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Her:     “Mom, read these.”

Me:      “What is it?”

Her:     “I’ve written poems. Please read them.”

There are a few moments where as a parent one is blindsided by the inexplicable ties that bind us and the traits we inherit from our ancestors. Today I had one of those moments.

She thrust a neat pile of carefully handwritten poems on my lap, and asked my opinion.

Her:     “I need you to put my poems on the computer so that everyone can read them.”

Me:      “Okay, but how did you…”

Her:     “Do you think people will like my poems?”

The simplicity and sincerity of the question struck a chord. How many times as a child, adolescent, or later, as a student, did I, with false confidence and easily fractured ego, offer my words for dissection and appraisal? Countless.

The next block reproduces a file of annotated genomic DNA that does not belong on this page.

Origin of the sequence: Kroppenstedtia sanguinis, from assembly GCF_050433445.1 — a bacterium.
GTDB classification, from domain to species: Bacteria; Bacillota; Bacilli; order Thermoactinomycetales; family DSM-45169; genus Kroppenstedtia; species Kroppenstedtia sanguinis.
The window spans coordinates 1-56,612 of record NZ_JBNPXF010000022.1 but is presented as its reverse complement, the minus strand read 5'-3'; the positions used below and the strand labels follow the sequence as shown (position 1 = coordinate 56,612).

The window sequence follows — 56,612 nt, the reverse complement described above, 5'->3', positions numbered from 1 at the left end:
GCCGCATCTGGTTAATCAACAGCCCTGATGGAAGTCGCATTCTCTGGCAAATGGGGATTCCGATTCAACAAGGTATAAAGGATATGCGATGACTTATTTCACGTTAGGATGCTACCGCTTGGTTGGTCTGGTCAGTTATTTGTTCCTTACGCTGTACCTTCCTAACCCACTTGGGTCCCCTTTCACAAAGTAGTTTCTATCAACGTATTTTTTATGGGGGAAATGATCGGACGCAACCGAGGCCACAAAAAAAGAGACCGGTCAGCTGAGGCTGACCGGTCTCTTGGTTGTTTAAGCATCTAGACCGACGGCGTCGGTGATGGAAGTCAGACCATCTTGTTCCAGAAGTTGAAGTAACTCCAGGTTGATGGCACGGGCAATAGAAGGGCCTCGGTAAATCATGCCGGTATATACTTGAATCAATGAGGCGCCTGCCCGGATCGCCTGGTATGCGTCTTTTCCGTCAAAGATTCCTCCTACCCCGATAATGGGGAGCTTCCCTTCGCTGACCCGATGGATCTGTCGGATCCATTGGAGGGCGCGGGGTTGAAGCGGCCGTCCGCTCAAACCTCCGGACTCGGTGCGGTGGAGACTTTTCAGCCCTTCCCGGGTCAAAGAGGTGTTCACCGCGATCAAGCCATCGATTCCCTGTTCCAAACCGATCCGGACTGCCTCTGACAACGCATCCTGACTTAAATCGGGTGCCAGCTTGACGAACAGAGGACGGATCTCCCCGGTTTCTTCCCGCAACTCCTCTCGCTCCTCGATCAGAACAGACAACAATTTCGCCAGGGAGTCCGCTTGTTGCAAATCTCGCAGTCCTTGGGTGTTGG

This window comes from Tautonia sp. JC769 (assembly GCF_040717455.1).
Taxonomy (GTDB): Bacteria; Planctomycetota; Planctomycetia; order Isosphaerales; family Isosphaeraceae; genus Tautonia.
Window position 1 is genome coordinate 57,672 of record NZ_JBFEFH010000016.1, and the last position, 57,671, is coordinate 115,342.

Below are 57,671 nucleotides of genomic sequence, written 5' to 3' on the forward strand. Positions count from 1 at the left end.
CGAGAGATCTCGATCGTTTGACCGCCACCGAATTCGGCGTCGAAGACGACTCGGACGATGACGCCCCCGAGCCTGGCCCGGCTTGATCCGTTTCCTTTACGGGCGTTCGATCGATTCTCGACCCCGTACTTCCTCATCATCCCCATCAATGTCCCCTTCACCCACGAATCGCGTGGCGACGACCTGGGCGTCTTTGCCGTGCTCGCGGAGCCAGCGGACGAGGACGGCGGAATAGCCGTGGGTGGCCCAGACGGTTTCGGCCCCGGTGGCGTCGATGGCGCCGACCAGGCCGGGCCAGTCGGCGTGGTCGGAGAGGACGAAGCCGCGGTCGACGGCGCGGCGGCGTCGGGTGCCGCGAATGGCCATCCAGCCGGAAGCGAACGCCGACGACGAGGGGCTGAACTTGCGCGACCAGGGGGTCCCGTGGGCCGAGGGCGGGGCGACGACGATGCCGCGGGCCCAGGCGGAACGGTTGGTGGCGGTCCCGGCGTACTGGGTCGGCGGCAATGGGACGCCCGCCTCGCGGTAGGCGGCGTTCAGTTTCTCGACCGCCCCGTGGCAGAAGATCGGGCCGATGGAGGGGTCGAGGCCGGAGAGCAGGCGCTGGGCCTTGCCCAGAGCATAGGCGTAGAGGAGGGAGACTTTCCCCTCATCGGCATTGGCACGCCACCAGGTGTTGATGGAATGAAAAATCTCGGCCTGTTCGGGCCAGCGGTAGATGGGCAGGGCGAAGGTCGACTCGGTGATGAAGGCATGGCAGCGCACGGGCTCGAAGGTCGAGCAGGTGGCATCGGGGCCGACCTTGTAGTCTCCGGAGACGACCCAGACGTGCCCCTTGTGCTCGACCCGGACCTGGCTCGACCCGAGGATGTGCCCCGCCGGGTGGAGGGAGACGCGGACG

Her:     “Do you like these as much as that other poem, ‘The arrow and the song ‘ ? ”

Better than Henry Wadsworth Longfellow?

Me:     “Yes, love, anything you ever write I will like a thousand times more than Longfellow.”

She sat beside me as I typed her poems into my laptop, and resisted my suggestions.

Me:     “You mean ‘wisdom’ right?”

Her:     “No mom, spell it the way it is: wizdome.”

She may have inherited my family’s love of words, but her stubborn character and unwavering conviction to get it on paper? — those she has B to thank for.

It is gratifying and comforting to know that in some small, tangible way, we live on in our children.

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